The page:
The NRA has a new message: We are not a militia, and we do not support gun rights.
It’s not that we don’t think we have rights; it’s that we think we need to do better.
It says it all: “Gun rights” is the new “rights,” and we’re not in favor of “rights.”
That’s the message that NRA Executive Vice President Wayne LaPierre delivered at the 2016 NRA Annual Meeting, and it’s the one that has the support of more than a few gun-rights advocates.
But the NRA’s new message isn’t a complete transformation of the group’s mission or approach.
It is a shift in the group from a group that believes that guns are necessary for the defense of society to one that believes they are a necessary evil that can be curbed by laws like the Brady Handgun Violence Prevention Act.
The NRA’s strategy of focusing on the rights issue was clearly a strategy aimed at creating a constituency for the gun rights movement.
But the NRA has been losing support for gun rights in the past several years.
That trend continued during the 2016 presidential election, and President Donald Trump was elected.
Gun rights advocates like Mark Glaze, a former NRA board member, say that the gun-control movement has made the NRA less of an advocacy group, and more of a political movement.
That’s not true, says Glaze.
The group’s new messaging will help the group recruit and train candidates for the 2020 elections.
Glaze says that the group is trying to build a political base for the 2016 election, not just a grassroots group that can appeal to a wide range of gun-owning Americans.
The new messaging has some critics, including the organization’s own members, who see it as a step backward.
“We’ve been told that we are not the best organization to have in the room to talk about gun control,” Glaze told Guns.com.
“We’re not going to be the best advocate for gun control.”
“They [the NRA] have decided that this is a good time to do something big to create a political and social wedge to bring people to the NRA,” Glazes said.
A few days before the NRA Annual Meetings began in Indianapolis, a group called Stop the Violence launched a campaign called “Stop the NRA.”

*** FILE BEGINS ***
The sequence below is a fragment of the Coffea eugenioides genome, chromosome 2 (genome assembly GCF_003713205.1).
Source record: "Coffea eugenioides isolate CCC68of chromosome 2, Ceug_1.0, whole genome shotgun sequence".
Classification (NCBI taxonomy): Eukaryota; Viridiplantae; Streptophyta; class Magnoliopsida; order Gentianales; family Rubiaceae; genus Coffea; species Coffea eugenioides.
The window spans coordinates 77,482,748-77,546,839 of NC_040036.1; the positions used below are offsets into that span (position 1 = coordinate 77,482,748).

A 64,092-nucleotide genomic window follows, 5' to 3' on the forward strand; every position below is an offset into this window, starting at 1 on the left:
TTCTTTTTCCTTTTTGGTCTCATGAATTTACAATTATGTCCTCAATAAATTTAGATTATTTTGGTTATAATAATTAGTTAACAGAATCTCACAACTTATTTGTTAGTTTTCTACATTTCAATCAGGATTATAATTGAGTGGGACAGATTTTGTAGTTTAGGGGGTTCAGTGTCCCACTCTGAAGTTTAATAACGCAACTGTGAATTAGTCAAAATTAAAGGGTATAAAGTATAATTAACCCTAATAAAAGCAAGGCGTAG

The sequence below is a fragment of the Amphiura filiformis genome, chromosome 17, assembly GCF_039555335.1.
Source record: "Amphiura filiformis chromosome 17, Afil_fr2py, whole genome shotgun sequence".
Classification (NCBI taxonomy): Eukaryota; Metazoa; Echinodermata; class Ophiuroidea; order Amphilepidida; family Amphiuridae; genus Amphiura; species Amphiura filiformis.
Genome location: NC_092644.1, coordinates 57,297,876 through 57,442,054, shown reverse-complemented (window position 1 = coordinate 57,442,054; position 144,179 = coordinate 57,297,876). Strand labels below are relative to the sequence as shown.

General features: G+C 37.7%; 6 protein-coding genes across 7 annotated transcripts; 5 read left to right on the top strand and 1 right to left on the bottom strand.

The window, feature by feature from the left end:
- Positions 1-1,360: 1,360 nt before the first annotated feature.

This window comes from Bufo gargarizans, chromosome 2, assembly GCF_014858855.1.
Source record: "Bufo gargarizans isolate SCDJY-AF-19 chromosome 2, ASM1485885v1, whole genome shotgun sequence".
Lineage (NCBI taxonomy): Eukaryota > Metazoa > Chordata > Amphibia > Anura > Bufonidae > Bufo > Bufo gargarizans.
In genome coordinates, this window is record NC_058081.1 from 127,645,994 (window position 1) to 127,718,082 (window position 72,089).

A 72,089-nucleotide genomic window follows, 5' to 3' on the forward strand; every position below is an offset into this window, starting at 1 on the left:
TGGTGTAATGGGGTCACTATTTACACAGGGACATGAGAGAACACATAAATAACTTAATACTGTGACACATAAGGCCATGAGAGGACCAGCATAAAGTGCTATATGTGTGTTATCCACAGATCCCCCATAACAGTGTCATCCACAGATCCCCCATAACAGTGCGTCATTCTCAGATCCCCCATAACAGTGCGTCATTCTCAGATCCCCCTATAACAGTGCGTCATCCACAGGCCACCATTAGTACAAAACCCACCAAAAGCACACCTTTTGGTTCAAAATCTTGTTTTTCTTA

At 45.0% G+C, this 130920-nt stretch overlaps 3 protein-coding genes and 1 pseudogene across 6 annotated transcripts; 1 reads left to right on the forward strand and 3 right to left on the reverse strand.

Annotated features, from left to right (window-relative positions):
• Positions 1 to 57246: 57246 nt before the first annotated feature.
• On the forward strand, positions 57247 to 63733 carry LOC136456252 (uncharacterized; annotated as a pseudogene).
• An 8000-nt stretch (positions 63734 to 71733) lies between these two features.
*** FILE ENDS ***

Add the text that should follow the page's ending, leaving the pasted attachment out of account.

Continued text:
The group wanted to “put together a message to the American people and put the NRA on the map,” according to the group.
The organization also wanted the message to be delivered at NRA events.
The goal was to raise awareness about the NRA and to “create the kind of awareness and the kind and influence that could help them get elected,” according the group website.
The Stop the NRA campaign succeeded.
The campaign focused on gun control and the need to “do more to stop gun violence,” according Stop the Noise.
The website also urged gun owners to sign petitions, and to boycott NRA events, and other social media platforms.
One of the most popular petitions on the Stop the Rifle petition site was a petition calling for an end to the Brady Bill, which makes it a crime for someone to own or carry a gun if they have been convicted of a felony.
The Brady Bill passed the Senate in the aftermath of the Sandy Hook Elementary School shooting, and was signed into law by President Barack Obama.
Despite the push to “stop gun violence” from Stop the Gun, some gun owners have not gone away.
One gun-toting NRA member, who spoke to Guns.co.uk on the condition of anonymity, told me that there are a lot of gun owners who support the gun laws, but still do not want to be associated with the NRA.
That’s why he is still part of the NRA, he said.
“I think they are trying to create an anti-gun movement that will try to turn the NRA into something more like the Democratic Party.”
While there is some disagreement over the NRA as an organization, it seems that the NRA will continue to be a major player in American politics.
For gun rights advocates, the NRA message is a step in the right direction.
But for gun owners, the message is not enough.
As guns become more popular, gun rights groups will need to create new strategies to keep them from becoming an even bigger threat to the gun market.
In order to achieve that, they need to stop thinking of themselves as the “gun lobby,” as Glaze put it.
Follow Eric on Twitter at @erickelly.
Read more from Eric at Guns.
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